“Seon directly points to absolute truth, which it calls an ‘open secret.’ However, most people today, entangled in the complexities of daily life and myriad stereotypical ideas, cannot see this reality.” In A Bird in Flight Leaves No Trace: The Zen Teachings of Huangbo with a Modern Commentary (Wisdom 2019), Master Subul Sunim of the Korean Seon tradition elaborates on this open secret of absolute truth through his modern commentaries on the classic Chan text Essentials of Transmitting the Mind–Dharma, composed by ninth-century Chinese master Huangbo Xiyun. Following the traditions of the Linji (Jpn., Rinzai) lineage, Subul Sunim lectures frequently on the Essentials at the Anguk Seonwon in Busan, one of the largest lay Buddhist practice centers in Korea today. He dedicates his commentary to Buddhist practitioners who want to understand the true nature of their minds and seek a sudden awakening to that nature, but he also reminds readers that, according to Huangbo, there is no need to do anything in order to develop our enlightenment; the true nature of the mind is that it is already enlightened.
Guardians of the Buddha’s Home: Domestic Religion in the Contemporary Jodo Shinshu (University of Hawaii 2019) opens with a vivid snapshot of a Japanese family’s life in the temple: women preparing food in the kitchen and children running around, all while a liturgy is under way. In this pioneering ethnographic study of bomori, or temple wives, Jessica Starling illuminates women’s religious subjectivity and reveals previously unseen dimensions of the broader Jodo Shinshu tradition. Starling examines the unique figure of the temple wife—an uncategorized position in Buddhism, encompassing qualities of both nuns and laywomen. She argues that it is also “a position that complicates the distinctions we might be inclined to draw between lay and cleric, priest and wife, domestic and religious, and sacred and mundane.” A significant contribution to the study of gender in Buddhism, this book brings into focus women who are enmeshed in, rather than removed from, familial relationship while carrying out their religious activities.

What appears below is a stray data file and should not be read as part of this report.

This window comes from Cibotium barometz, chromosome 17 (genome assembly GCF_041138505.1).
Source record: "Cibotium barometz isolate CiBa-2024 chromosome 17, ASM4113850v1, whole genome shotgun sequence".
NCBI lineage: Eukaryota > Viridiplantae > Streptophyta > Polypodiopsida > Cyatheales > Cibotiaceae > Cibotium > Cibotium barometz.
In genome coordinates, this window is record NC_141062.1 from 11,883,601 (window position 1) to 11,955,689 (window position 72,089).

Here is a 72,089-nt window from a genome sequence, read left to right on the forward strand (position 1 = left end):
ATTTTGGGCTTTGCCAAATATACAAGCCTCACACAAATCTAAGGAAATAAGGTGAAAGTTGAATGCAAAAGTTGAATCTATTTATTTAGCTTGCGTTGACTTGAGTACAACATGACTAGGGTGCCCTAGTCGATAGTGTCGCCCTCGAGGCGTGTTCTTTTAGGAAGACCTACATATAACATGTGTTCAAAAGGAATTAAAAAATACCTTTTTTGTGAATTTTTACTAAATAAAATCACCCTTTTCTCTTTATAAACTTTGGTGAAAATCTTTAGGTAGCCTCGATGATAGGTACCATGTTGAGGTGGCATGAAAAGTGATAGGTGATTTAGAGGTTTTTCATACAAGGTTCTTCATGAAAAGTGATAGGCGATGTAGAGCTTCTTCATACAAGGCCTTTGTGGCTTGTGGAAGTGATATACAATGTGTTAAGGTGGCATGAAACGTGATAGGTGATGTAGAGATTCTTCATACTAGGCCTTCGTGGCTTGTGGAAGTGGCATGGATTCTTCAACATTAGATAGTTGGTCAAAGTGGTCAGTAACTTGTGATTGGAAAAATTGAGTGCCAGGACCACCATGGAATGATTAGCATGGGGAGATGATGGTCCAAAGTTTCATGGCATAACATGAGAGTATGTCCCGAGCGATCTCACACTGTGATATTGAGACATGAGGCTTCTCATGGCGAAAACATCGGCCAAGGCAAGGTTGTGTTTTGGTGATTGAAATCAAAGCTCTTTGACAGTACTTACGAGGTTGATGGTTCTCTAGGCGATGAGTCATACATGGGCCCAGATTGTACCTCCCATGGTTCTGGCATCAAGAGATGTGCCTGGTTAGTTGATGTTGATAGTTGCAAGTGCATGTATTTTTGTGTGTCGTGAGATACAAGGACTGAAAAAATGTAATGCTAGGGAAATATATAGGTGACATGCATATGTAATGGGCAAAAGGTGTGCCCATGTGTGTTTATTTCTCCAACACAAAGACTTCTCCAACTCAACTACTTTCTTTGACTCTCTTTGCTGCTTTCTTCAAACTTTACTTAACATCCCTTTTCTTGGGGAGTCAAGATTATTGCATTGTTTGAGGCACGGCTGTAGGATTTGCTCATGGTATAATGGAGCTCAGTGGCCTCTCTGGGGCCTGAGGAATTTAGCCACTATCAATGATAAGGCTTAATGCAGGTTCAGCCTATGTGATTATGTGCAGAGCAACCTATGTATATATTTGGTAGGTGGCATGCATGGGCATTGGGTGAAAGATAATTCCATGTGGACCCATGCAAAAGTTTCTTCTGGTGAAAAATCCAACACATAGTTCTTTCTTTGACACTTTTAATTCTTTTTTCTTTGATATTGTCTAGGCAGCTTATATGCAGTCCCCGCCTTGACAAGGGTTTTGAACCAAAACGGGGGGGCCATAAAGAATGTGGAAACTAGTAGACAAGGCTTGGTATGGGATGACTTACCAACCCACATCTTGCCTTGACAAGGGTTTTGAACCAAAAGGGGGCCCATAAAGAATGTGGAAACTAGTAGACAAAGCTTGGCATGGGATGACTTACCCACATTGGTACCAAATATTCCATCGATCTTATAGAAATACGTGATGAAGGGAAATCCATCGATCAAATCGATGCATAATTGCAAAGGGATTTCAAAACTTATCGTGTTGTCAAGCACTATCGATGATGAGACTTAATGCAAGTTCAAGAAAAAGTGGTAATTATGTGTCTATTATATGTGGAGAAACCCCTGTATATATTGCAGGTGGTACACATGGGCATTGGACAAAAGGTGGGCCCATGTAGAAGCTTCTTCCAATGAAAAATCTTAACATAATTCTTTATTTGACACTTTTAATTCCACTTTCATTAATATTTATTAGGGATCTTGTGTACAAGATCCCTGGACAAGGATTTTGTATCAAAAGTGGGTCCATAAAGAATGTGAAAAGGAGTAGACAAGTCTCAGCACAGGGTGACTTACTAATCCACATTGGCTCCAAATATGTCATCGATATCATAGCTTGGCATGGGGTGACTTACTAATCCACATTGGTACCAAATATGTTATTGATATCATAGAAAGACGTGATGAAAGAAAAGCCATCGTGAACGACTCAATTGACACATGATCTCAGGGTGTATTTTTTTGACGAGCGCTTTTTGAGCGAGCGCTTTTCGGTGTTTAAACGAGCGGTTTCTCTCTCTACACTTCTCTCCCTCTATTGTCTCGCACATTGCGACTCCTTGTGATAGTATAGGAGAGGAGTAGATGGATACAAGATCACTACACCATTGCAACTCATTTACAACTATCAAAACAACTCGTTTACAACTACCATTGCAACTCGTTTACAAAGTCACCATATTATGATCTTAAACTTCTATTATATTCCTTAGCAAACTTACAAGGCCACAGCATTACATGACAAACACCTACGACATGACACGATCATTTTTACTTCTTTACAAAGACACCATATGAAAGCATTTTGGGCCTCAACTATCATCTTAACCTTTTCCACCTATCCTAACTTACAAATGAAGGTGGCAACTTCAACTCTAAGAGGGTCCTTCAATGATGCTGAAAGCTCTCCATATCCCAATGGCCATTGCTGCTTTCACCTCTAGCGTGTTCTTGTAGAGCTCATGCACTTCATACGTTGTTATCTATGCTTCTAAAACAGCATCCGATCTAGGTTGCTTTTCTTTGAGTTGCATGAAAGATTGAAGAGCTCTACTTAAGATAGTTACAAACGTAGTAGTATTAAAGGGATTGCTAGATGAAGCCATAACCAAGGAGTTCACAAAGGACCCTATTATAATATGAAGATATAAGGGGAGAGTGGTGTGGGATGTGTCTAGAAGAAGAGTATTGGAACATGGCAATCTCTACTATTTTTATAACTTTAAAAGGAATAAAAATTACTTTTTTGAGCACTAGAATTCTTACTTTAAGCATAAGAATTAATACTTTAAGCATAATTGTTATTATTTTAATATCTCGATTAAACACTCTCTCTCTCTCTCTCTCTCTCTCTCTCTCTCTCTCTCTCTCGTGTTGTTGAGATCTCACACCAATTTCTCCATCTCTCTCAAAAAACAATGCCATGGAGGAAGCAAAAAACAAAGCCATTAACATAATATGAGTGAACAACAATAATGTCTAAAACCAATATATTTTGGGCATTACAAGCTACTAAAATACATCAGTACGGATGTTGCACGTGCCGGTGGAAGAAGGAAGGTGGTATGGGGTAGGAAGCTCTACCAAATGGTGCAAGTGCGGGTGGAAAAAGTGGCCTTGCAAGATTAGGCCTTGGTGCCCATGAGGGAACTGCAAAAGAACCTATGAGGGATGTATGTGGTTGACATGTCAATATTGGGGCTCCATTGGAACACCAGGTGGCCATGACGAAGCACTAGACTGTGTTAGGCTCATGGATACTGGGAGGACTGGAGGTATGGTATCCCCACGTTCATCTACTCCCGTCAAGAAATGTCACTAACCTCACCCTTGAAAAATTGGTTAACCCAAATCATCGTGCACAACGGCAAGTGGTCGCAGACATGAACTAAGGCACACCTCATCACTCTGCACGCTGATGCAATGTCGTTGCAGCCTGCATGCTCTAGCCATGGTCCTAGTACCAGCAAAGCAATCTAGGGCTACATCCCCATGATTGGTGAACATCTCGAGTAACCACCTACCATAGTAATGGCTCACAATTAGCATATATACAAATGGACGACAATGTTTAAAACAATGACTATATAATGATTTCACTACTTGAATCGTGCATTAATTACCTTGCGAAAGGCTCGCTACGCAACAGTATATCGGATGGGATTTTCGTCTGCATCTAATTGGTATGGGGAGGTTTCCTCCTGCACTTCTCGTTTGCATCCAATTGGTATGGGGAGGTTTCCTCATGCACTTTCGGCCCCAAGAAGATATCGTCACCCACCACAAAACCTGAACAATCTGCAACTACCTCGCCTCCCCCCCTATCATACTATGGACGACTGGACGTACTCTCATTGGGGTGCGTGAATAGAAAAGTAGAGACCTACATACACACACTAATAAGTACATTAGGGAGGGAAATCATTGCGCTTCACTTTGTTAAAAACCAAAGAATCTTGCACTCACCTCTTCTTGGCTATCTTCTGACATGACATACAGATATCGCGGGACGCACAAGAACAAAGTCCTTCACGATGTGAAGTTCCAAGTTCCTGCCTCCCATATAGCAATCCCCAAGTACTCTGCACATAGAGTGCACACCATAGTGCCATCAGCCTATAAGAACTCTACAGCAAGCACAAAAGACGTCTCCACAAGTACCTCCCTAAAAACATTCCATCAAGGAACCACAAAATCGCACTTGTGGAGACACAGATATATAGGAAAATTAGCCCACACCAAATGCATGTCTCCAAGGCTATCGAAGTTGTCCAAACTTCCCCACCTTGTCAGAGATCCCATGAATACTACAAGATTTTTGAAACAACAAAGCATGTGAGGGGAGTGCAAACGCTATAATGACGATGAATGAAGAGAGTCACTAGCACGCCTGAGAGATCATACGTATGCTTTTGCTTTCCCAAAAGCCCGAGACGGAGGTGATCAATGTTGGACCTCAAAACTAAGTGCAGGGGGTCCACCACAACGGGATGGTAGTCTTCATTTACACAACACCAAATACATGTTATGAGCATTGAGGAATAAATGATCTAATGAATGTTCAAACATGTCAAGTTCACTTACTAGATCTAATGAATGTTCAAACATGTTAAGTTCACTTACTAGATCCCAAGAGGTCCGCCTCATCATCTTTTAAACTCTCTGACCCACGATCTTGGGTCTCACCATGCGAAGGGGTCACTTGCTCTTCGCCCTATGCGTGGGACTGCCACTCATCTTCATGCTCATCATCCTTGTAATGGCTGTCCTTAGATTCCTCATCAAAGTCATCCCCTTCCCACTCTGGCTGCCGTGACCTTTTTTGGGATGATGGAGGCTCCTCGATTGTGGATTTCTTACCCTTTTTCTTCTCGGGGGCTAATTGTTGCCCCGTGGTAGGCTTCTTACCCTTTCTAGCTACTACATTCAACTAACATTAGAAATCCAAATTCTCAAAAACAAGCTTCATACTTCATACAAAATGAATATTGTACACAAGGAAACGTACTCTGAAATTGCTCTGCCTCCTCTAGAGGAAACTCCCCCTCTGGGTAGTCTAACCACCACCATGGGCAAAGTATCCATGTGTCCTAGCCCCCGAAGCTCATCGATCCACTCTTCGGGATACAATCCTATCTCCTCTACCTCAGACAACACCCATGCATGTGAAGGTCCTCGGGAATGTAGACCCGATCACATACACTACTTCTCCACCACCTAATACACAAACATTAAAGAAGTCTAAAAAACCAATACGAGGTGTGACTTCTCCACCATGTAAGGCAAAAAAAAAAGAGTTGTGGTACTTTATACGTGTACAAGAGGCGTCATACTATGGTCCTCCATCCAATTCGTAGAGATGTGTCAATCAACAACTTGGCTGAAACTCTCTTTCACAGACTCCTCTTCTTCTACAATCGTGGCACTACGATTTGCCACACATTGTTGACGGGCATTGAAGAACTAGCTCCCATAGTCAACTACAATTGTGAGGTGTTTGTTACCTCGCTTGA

Satipatthana Meditation: A Practice Guide (Windhorse 2018), by scholar–monk Bhikkhu Analayo, provides a comprehensive practitioner’s guide to the early Buddhist teachings on the establishment of mindfulness. Informed by his previously published scholarly studies and including supplementary guided meditations that can be freely downloaded online, Analayo presents traditional satipatthana meditation as a seven-week curriculum that readers can complete on their own. (The guide is also unusual in that it’s gender-neutral: in translated passages, references to male monastics are made with “one.”) Analayo argues that although classical discourses state that to be mindful is to remember what has been done or said a long time ago, the most crucial aspect of mindfulness practice is to stay in the present moment.
“Suffering is not holding you. You are holding suffering.” You may have seen this quote on Facebook, or maybe on a coffee cup, attributed to the Buddha—but it’s actually an adaptation of Osho’s commentaries on Mabel Collins’ Light on the Path. In I Can’t Believe It’s Not Buddha! (Parallax 2018), Bodhipaksa presents fifty such misattributed Buddha quotes, selected from hundreds collected over the years from social media, T-shirts, and books. The provenance of each quote is thoroughly investigated, and similar sayings from traditional Buddhist texts are provided for reference. Bodhipaksa explains that fake quotes—many of which, it turns out, were reassigned from less well-known authors of non-Buddhist traditions—arise when ideas get lost in translation or are paraphrased as actual quotations. In an age of saturated (mis)information, Bodhipaksa encourages us to use fact-checking as a mindful spiritual practice: “‘Google before you share’ is the new ‘think before you speak.’”